Review of Glee ‘Lights Out’

Sophie Warnes

glee lights out 300x225 Review of Glee Lights OutSPOILERS: Do not read this if you have not seen episode 20 series 4 of ‘Glee’

This series blog is following the Sky 1 broadcast schedule of ‘Glee’ in the UK.

Lights Out begins with Will Schuster (Matthew Morrison) telling the New Directions about the competition for Regionals and explaining that they have to ‘go big’ – when the power goes out. Their week of rehearsing anthems and big songs is now off the table – but they can still do ‘unplugged week’.

It’s not often we see Principal Figgins (Iqbal Theba) in action but his dry announcement at the beginning (“classes will continue and your brains are to remain in the ‘on’ positions”) raised a giggle or two.

Sam (Chord Overstreet) kicks off the acoustic songs with You’ve Lost That Lovin’ Feelin’ by the Righteous Brothers. It’s an ok performance, and Ryder (Blake Jenner) joins in in the audience, which makes sense as both Sam and Ryder are hugely into old songs of that style.

Back onto storylines, Ryder (Blake Jenner) talks to Jake (Jacob Artist) about the fact that he shared secrets with this ‘Katie’ catfisher. Jake rightly tells him he should share secrets with people he actually knows rather than someone he doesn’t know on the internet.

We don’t find out who the catfisher is, but Ryder decides to bare all in his unplugged session. He sings R.E.M’s Everybody Hurts, as the candles flicker behind him, and we see shots of members of the Glee club being slushied. Kitty (Becca Tobin) watches intently throughout the whole scene, and when he says that he was molested as a child, Kitty takes him out to dinner and tells him about her experience with her friend’s older brother.

They both bond over their pasts – I hope that this is the start of a really beautiful friendship or even a romantic relationship. This is a side of Kitty we’ve rarely seen – she is capable of compassion and understanding, and this is a step forward for her. It’s just a shame that he blew her off to chat to ‘Katie’ online.

Sam and Artie (Kevin McHale) respond really badly to this – “It’s every teen boy’s fantasy” – completely ignoring that a fantasy is something you control; that in a fantasy, consent would be involved. It’s quite shocking that Will doesn’t intervene more strongly and actually explain the concept of consent to the two boys – after all, if Ryder’s abuse is ‘fantasy’ how can they possibly go out into the world and make responsible decisions about consent when they don’t understand the basics?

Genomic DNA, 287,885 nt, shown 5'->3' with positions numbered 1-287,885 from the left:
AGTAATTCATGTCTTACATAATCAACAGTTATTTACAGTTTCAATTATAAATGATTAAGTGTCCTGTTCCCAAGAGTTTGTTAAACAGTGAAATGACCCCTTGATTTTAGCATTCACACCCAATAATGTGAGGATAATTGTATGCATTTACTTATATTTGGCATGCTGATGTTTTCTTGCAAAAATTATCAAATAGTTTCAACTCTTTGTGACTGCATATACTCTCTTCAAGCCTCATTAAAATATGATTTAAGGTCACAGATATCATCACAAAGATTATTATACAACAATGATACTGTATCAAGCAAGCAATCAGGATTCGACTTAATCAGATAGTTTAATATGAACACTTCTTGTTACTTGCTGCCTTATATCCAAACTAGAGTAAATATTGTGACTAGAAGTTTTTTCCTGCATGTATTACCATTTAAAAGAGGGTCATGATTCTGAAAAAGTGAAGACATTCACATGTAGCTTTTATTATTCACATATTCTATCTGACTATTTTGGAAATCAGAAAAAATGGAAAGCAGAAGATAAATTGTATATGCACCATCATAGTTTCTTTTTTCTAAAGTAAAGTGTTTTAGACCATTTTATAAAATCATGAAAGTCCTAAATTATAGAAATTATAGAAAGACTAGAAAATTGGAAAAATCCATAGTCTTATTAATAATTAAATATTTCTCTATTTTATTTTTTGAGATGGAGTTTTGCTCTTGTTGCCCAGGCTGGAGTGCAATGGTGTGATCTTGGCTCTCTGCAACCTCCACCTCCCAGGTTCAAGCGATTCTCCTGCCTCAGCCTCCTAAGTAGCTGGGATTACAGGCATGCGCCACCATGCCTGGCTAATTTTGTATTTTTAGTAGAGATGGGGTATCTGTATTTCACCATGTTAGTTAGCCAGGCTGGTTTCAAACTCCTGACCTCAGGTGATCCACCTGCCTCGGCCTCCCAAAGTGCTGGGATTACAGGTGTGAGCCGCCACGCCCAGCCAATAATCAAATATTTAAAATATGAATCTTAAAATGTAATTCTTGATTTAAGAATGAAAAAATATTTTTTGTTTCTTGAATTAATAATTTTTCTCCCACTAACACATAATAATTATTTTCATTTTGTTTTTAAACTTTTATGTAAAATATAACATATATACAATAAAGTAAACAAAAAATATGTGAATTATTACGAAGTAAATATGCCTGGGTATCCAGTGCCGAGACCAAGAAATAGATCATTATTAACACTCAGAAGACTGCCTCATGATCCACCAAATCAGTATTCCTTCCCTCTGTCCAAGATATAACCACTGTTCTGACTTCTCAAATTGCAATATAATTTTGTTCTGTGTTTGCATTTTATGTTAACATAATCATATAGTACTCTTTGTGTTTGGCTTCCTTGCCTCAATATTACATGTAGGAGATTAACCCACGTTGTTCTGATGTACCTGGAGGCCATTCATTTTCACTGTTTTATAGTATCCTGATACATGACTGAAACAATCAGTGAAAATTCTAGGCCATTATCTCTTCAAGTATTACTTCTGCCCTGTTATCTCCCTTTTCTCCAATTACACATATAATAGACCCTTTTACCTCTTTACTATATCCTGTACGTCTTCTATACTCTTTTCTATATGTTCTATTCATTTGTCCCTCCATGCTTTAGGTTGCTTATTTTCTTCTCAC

Elsewhere, we learn that thankfully, Sue (Jane Lynch) has not completely left Glee. One of my worries when she left after the shooting was that Glee would lose one of its star characters. Sue, it turns out, is very happy having left McKinley – she’s now running classes in the gym, and Blaine (Darren Criss) implores her to come back because coach Roz (NeNe Leakes) is terrible.

Becky (Lauren Potter) also misses Sue, and asks her to come back because Roz treats her really badly. Sue imagines herself bursting into Annie’s Little Girls song in response. Jane Lynch rarely sings on Glee, but this proves she really can belt it out when she wants or needs to.

The New Directions’ ‘acoustic’ performance of Queen’s We Will Rock You is great – the use of household objects as percussion instruments a la Stomp is so great and done really well in the context of having no electricity. It’s great, but I wish it had gone on longer, as it really was a different performance – we’ve not seen anything else as raw on Glee so far.

In New York, Rachel (Lea Michele) and Kurt (Chris Colfer) tell Santana (Naya Rivera) that she’s throwing her life away. Which is ironic because really, out of all of them, she is the strongest character in New York. Kurt, who is still working as an intern at Vogue (I’d actually forgotten), is called in to help Isabel (Sarah Jessica-Parker) with the New York Ballet Gala.

Santana, Isabel, Kurt and Rachel all sing At The Ballet from A Chorus Line. I don’t know the original context of the song but as the four of them were all talking about their links to ballet and when they first started dancing, this makes perfect sense. The set up of the song is so lovely, with all four of them at the front of the stage and pairs of ballet dancers behind them. In fact, I think this is my favourite performance of the episode, even though the song itself is not really my cup of tea. This shared appreciation for the ballet is used as a way to remind Santana of how much she loved dancing as a child, and puts her back in touch with something she is good at and really enjoys.

The episode ends with Billy Joel’s The Longest Time. It’s an alright performance but it’s not as great as it could have been and as good as they’ve been before – two weeks from Regionals, it’s a bit worrying. How are they going to win Regionals when they are putting on performances this average?

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